Neighbors rallied Wednesday evening to advocate for improved safety in their Oak Park community following a Tuesdaynight shooting that erupted near youngsters participating in Little League games at McClatchy Park.
The Tuesday night shooting of an 18-year-old man reportedly followed an argument involving several people in the parking lot at the park. The victim, who suffered multiple gunshot wounds, was found at an area hospital. His injuries were not believed to be life-threatening, said police spokesman Sgt. Bryce Heinlein.
Heinlein said neither the motive nor the number of people firing shots were known Wednesday.
McClatchy Park, in the heart of the Oak Park neighborhood, has had a reputation as being unsafe through the years. City officials have tried to change that, using $2.8 million in state grants to spruce up the 15-acre, tree-shaded area in 2014.
In response to the shooting, a Facebook page called McClatchy Park Community Picnic Dinner invited Oak Park residents to bring their dinner and gather at the park at 5 p.m. Wednesday.
Andre Wilson was among those who came. He has lived all his life in Oak Park and the shooting, he said, does not reflect the character of the people who frequent the park on a regular basis.
“My daughter comes to the park,” he said. “I tell her, ‘This is your park. They built that playground for you.’ ”
But the kind of violence that occurred Tuesday threatens everyone, he said, noting that “bullets have no names.”
A man coaching at one of two baseball diamonds in the park, said in an interview Wednesday morning that his players were about to bat when gunfire erupted. The coach asked not to be identified because he feared possible retribution.
“I just heard pop, pop, pop, pop,” the coach said. “I looked up. I thought, ‘This can’t be happening.’ ”
He gathered his nine players behind the backstop and told them to get on the ground.
“There was just panic,” he said. “There were parents in the stands. One lady had a baby. There were grandparents. But at the time I was more concerned about the kids. That was my first instinct.”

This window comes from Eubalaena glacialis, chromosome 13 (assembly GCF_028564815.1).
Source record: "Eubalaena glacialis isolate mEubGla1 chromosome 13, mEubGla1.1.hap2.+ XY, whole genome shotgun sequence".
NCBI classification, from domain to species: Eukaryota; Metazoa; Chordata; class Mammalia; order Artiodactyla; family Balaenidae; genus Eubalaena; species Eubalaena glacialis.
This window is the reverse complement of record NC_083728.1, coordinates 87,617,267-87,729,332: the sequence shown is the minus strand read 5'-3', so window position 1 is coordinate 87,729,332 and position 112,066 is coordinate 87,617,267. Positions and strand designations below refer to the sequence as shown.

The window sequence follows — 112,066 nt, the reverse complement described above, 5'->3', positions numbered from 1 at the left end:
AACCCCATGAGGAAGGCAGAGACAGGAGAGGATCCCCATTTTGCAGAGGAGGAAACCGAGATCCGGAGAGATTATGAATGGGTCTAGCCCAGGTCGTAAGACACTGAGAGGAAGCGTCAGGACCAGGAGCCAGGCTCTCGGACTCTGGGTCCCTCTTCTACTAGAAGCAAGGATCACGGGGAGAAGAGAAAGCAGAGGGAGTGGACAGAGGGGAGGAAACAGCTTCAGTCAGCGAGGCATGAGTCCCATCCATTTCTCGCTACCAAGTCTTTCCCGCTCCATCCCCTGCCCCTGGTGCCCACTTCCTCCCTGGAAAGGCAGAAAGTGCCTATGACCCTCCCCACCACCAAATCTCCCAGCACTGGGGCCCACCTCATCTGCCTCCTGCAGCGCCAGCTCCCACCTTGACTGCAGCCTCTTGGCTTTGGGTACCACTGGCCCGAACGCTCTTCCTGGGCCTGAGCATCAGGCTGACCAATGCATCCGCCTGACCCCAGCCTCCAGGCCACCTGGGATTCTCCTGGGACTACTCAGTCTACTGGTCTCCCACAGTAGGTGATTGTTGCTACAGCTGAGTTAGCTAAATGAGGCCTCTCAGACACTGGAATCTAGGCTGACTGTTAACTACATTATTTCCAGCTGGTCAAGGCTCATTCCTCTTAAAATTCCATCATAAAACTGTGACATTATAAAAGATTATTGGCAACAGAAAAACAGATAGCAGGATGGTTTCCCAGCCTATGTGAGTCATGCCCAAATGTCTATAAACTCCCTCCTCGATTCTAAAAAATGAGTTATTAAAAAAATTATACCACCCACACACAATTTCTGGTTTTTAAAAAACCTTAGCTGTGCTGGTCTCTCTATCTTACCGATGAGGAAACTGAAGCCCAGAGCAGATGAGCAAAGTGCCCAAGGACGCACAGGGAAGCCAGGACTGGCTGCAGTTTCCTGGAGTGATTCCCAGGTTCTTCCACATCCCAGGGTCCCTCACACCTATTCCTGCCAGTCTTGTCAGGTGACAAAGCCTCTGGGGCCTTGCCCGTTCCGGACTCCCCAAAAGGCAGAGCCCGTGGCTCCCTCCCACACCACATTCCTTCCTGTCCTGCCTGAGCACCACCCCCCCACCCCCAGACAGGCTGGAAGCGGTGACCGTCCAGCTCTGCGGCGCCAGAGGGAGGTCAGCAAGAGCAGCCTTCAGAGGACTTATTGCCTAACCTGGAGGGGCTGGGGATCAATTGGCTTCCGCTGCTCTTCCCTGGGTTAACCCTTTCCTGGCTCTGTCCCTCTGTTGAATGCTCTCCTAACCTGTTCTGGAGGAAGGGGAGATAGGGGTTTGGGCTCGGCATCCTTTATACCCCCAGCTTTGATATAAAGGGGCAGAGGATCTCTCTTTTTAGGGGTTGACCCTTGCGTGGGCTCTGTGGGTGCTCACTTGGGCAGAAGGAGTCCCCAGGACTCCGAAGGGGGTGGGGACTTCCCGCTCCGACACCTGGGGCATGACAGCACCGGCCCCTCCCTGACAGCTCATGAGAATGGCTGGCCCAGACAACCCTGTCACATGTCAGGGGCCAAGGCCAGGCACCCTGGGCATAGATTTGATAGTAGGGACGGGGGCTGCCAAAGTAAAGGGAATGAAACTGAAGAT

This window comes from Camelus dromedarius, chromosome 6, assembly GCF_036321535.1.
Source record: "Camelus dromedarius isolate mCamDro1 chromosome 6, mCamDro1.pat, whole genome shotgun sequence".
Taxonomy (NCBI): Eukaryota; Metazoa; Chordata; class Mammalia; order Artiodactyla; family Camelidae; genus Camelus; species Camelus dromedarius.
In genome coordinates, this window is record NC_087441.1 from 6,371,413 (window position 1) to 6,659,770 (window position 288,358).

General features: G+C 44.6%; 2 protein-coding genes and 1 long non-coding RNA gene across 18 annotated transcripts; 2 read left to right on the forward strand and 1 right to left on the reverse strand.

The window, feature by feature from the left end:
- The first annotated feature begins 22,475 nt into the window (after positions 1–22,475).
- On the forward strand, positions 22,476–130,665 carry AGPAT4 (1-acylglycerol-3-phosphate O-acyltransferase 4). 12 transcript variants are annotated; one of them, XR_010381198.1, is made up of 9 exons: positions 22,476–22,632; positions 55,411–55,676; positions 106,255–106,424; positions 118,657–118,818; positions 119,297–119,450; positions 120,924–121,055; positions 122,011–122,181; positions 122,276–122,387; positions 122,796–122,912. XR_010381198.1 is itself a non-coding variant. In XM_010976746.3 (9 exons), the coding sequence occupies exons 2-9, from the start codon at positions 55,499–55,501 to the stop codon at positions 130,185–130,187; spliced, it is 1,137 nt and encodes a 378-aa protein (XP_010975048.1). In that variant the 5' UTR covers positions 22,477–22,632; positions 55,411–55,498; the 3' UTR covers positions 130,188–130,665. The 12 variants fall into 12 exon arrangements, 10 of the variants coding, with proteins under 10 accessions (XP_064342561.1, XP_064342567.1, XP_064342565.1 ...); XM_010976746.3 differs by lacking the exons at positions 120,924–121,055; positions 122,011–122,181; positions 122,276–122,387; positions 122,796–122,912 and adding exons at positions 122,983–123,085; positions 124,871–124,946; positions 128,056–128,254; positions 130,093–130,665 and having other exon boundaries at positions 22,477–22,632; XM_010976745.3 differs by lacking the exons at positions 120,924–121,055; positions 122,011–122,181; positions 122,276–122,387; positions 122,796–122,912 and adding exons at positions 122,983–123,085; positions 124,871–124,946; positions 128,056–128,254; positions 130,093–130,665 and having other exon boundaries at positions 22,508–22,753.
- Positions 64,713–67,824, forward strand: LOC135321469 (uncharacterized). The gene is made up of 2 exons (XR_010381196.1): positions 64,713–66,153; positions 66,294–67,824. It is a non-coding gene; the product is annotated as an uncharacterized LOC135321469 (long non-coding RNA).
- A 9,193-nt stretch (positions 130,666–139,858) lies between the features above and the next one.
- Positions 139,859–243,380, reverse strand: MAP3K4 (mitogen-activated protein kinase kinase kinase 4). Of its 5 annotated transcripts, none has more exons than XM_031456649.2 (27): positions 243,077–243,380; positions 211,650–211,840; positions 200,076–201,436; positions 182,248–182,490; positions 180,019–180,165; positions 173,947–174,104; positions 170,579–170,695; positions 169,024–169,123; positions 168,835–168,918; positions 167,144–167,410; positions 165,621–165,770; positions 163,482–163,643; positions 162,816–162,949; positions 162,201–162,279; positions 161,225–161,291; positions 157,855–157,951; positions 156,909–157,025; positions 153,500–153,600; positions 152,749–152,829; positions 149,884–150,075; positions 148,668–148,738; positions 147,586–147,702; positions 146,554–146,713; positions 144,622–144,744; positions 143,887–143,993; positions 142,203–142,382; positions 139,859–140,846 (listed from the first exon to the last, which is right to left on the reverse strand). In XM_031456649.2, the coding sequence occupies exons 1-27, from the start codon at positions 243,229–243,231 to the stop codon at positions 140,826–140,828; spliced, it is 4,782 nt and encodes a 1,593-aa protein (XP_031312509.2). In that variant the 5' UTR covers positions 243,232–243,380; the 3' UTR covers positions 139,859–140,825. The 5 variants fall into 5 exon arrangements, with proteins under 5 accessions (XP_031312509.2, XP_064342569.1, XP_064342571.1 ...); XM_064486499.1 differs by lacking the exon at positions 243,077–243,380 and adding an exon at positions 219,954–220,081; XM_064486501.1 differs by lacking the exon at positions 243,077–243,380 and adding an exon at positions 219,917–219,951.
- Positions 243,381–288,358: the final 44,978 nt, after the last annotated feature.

The spectators in the stands took cover and the coach looked over at other teams playing at a diamond even closer to the shooting. There, people were scattering, he said.
His players were shepherded away from the area by an adult. After calm was restored, the players got home safely.
The coach, whose team comes from outside Oak Park, said a police helicopter crew spoke by loud speaker to neighborhood residents, telling them to stay inside.
Sacramento City Councilman Jay Schenirer, who represents the Oak Park area, issued a written statement to the community Wednesday calling the shooting “horrific and sad.” He said his office has been working with law enforcement to gather information about the incident, saying he would share that information as soon as it is available.
“I will also be meeting with the Police Department and other top city officials in the coming days to develop an immediate course of action, as well as to develop a plan to address some of the systemic negative activity within the community, that may have or have not contributed to the shooting,” he said.
Once known as a place frequented by drug dealers, McClatchy Park, one of the city’s oldest, has undergone a transformation in the past few years as the city joined neighborhood activists to add features that would draw more people, including a disc golf course and a weekly farmers market.
The grant-funded improvements also included a new picnic area, basketball court, jogging track, tennis court and skate park. The playground was rebuilt with elements that evoke the Joyland amusement park that operated on the Oak Park site in the early 1900s until its closure in 1927.
Several people who gathered at the park Wednesday evening called for more regular police patrols of the area. “Police don’t come here unless there’s a tragedy,” Wilson said.
Marie Bunn, who said she has lived in the area 50 years, suggested closing the gate to the parking lot at the park at night could help reduce criminal activity.
Toni Clark, whose grandson plays Little League at the park, said he was not there when the shooting occurred Tuesday, but she worries about his safety. Clark said she would like the city to do a better job of maintaining the park and monitoring activities.
“The young kids in their saggy pants, drinking or doing drugs, that’s not a good impression on little kids,” she said.